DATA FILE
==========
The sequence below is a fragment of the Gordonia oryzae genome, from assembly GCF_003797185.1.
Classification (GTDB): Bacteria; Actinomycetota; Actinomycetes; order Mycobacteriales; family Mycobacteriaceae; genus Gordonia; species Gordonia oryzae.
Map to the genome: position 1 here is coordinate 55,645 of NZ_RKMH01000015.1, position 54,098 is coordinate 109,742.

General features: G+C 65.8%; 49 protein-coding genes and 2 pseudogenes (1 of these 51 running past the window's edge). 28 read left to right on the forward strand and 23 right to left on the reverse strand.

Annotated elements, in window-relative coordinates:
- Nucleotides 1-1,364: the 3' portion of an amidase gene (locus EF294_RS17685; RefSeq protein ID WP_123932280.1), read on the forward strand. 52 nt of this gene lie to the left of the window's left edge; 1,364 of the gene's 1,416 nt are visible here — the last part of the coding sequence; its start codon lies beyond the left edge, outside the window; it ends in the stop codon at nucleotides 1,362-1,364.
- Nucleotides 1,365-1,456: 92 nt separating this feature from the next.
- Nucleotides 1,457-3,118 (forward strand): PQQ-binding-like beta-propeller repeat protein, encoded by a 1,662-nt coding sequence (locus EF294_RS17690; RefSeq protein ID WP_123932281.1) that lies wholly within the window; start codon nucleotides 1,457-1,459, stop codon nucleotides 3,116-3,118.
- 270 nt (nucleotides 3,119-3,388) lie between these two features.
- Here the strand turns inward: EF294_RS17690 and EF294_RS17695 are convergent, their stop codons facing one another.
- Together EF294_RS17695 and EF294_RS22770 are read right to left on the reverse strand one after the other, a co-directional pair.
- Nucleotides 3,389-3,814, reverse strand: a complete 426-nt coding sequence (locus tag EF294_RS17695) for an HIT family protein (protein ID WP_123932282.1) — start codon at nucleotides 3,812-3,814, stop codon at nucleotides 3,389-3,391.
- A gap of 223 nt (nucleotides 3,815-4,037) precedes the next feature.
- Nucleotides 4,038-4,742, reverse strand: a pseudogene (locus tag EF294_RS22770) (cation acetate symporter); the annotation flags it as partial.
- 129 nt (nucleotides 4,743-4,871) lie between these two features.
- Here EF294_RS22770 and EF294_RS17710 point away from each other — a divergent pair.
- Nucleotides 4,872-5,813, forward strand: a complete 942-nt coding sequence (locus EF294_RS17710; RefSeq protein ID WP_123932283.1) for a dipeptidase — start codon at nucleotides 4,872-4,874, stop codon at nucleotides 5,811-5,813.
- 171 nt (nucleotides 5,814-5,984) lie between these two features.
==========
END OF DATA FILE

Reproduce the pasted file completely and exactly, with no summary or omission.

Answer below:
The sequence below is a fragment of the Gordonia oryzae genome, from assembly GCF_003797185.1.
Classification (GTDB): Bacteria; Actinomycetota; Actinomycetes; order Mycobacteriales; family Mycobacteriaceae; genus Gordonia; species Gordonia oryzae.
Map to the genome: position 1 here is coordinate 55,645 of NZ_RKMH01000015.1, position 54,098 is coordinate 109,742.

General features: G+C 65.8%; 49 protein-coding genes and 2 pseudogenes (1 of these 51 running past the window's edge). 28 read left to right on the forward strand and 23 right to left on the reverse strand.

Annotated elements, in window-relative coordinates:
- Nucleotides 1-1,364: the 3' portion of an amidase gene (locus EF294_RS17685; RefSeq protein ID WP_123932280.1), read on the forward strand. 52 nt of this gene lie to the left of the window's left edge; 1,364 of the gene's 1,416 nt are visible here — the last part of the coding sequence; its start codon lies beyond the left edge, outside the window; it ends in the stop codon at nucleotides 1,362-1,364.
- Nucleotides 1,365-1,456: 92 nt separating this feature from the next.
- Nucleotides 1,457-3,118 (forward strand): PQQ-binding-like beta-propeller repeat protein, encoded by a 1,662-nt coding sequence (locus EF294_RS17690; RefSeq protein ID WP_123932281.1) that lies wholly within the window; start codon nucleotides 1,457-1,459, stop codon nucleotides 3,116-3,118.
- 270 nt (nucleotides 3,119-3,388) lie between these two features.
- Here the strand turns inward: EF294_RS17690 and EF294_RS17695 are convergent, their stop codons facing one another.
- Together EF294_RS17695 and EF294_RS22770 are read right to left on the reverse strand one after the other, a co-directional pair.
- Nucleotides 3,389-3,814, reverse strand: a complete 426-nt coding sequence (locus tag EF294_RS17695) for an HIT family protein (protein ID WP_123932282.1) — start codon at nucleotides 3,812-3,814, stop codon at nucleotides 3,389-3,391.
- A gap of 223 nt (nucleotides 3,815-4,037) precedes the next feature.
- Nucleotides 4,038-4,742, reverse strand: a pseudogene (locus tag EF294_RS22770) (cation acetate symporter); the annotation flags it as partial.
- 129 nt (nucleotides 4,743-4,871) lie between these two features.
- Here EF294_RS22770 and EF294_RS17710 point away from each other — a divergent pair.
- Nucleotides 4,872-5,813, forward strand: a complete 942-nt coding sequence (locus EF294_RS17710; RefSeq protein ID WP_123932283.1) for a dipeptidase — start codon at nucleotides 4,872-4,874, stop codon at nucleotides 5,811-5,813.
- 171 nt (nucleotides 5,814-5,984) lie between these two features.